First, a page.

New greenway jewels

New greenway jewels

August 22nd, 2011 in Opinion Times

Aaron Sanchez, left, and Jacque Banther pedal their bicycles along the Tennessee Riverwalk on Monday afternoon.

Photo by John Rawlston/Times Free Press.

City and county planners and greenway advocates long have envisioned extending the Tennessee Riverwalk from its current terminus on the north end of the Walnut Street Bridge to Moccasin Bend, making it the green gateway to the Moccasin Bend National Archeological District that was approved by Congress in 2003.

The city also has planned for several years to extend the riverwalk from its terminus at Ross' Landing, rounding the south shore across from Moccasin Bend to the Alstom plant near Main Street, as agreed when Alstom decided to locate in Chattanooga. From there, it would continue to St. Elmo, terminating at the foot of Lookout Mountain. There, it would connect walkers directly to the rich grid of existing trails on the side of the mountain in the Chickamauga and Chattanooga National Military Park, affording a wealth of hiking options and extraordinary views.

Both projects promise to significantly boost the city's downtown amenities and quality of life, making the city more appealing to outdoor-minded residents and tourists, walkers and bicyclists. And now both, after years of talking and dreaming, are at last getting traction.

Proposals for the south shore extension have been mapped, and a substantial portion of the funding has been committed or tentatively allocated, subject to matching grants. The latest grant of nearly $1 million, a portion of a larger federal bloc grant awarded by the Tennessee Department of Transportation, was announced Thursday. It brought the total of pledged funding for the project to $8.2 million. County officials hope to receive another $2.3 million from TDOT, as well as gifts from other donors, before finishing the detail design and requesting bids.

The funding in hand should prompt work on the entire 3-mile greenway to begin next spring if land easements for rights-of-way across several key parcels of land can be secured. It's hard to see other barriers. The funding already committed is more than enough to kick-start the work. By contrast, the high-end estimates of $10 million to $14 million for the 3-mile corridor seem high, even if plans call for widening the riverwalk from eight-feet to 12-feet to accommodate more bicyclists.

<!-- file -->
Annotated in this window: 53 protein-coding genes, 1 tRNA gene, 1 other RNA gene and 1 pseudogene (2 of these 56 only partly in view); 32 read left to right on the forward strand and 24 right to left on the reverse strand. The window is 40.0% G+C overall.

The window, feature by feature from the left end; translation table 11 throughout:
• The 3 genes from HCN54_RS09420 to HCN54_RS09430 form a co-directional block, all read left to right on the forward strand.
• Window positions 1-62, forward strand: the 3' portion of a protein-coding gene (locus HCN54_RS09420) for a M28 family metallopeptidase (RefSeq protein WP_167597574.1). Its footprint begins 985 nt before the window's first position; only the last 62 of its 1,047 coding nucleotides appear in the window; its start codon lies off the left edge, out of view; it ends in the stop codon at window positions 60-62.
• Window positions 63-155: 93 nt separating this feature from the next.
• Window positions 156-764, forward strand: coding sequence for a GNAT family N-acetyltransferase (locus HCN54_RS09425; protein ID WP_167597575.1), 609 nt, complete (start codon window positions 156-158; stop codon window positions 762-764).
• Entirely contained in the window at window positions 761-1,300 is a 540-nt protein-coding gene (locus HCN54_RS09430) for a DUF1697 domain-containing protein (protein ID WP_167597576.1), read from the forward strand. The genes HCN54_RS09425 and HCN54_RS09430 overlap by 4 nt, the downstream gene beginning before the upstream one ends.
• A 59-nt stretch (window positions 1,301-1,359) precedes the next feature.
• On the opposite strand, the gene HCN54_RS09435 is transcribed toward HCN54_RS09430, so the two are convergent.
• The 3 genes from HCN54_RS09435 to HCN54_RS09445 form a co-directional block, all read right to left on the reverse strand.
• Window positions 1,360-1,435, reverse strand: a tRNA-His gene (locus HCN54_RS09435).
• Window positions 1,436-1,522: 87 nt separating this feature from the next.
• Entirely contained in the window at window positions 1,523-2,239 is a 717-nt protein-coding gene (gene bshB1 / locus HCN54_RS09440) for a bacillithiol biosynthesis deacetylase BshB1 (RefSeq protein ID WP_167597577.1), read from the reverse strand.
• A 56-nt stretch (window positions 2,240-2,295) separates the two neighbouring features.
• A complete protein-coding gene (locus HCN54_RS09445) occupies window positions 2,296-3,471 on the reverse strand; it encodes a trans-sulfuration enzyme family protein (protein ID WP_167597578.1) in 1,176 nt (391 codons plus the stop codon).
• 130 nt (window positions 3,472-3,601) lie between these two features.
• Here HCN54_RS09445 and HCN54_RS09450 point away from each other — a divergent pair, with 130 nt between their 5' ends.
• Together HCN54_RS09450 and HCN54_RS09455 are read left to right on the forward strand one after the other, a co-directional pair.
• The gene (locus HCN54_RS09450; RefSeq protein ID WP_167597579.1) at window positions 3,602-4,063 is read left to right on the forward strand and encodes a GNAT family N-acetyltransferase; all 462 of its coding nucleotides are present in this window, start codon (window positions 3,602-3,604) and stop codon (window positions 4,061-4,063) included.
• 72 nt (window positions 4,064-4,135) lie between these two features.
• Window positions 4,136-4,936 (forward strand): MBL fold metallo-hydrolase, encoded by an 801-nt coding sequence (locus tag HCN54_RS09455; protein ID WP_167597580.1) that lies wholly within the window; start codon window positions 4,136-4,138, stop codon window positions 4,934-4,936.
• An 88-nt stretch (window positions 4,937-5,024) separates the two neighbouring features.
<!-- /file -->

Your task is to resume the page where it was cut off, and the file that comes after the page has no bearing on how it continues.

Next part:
In any case, the new stretch of greenway promises a new and welcome view across the river of the long flank of Moccasin Bend that is now seen mainly from the windows of whizzing cars on I-24 or from the top of Lookout Mountain. It should nurture the revival of the Broad Street area, and at the same time relieve the congestion of heavy pedestrian and bicycle use on the existing riverwalk from downtown north to the Chickamauga Dam.

Though it will take years and significant funding to flesh out, the proposed Moccasin Bend gateway area should provide similar benefits once it is completed. The proposed pedestrian, bicycle and traffic lane designs presented Thursday at a public hearing suggest that well-designed linkage from the north shore along Manufacturers and Hamm roads can make pedestrian and automobile access to the proposed Moccasin Bend Park District's visitor's center both beautiful and functional.

The greening of the connector roads and pedestrian ways would be designed to protect natural resources in the connector area, to complement the ongoing commercial nature of the core connector routes, and to develop a parklike setting between Renaissance Park and the 755-acre National Park land on Moccasin Bend. Collateral planning also will provide a similarly well-designed pedestrian and bicycle connector route to the new 90-acre Stringer's Ridge park.

The planners' renderings of their vision for these new urban greenspaces elevate them from the dryness of abstract concepts to an almost tangible sense of their potential beauty, charm and recreational dividends. They are bound, one day, to provide aesthetic appeal and outdoor resources that will make downtown Chattanooga an increasingly unique mid-sized city, a place laced by a web of interconnected greenspaces amid a vibrant downtown and a nationally unique and historic National Park district just across the river. Construction of these crowning new features can't begin too soon.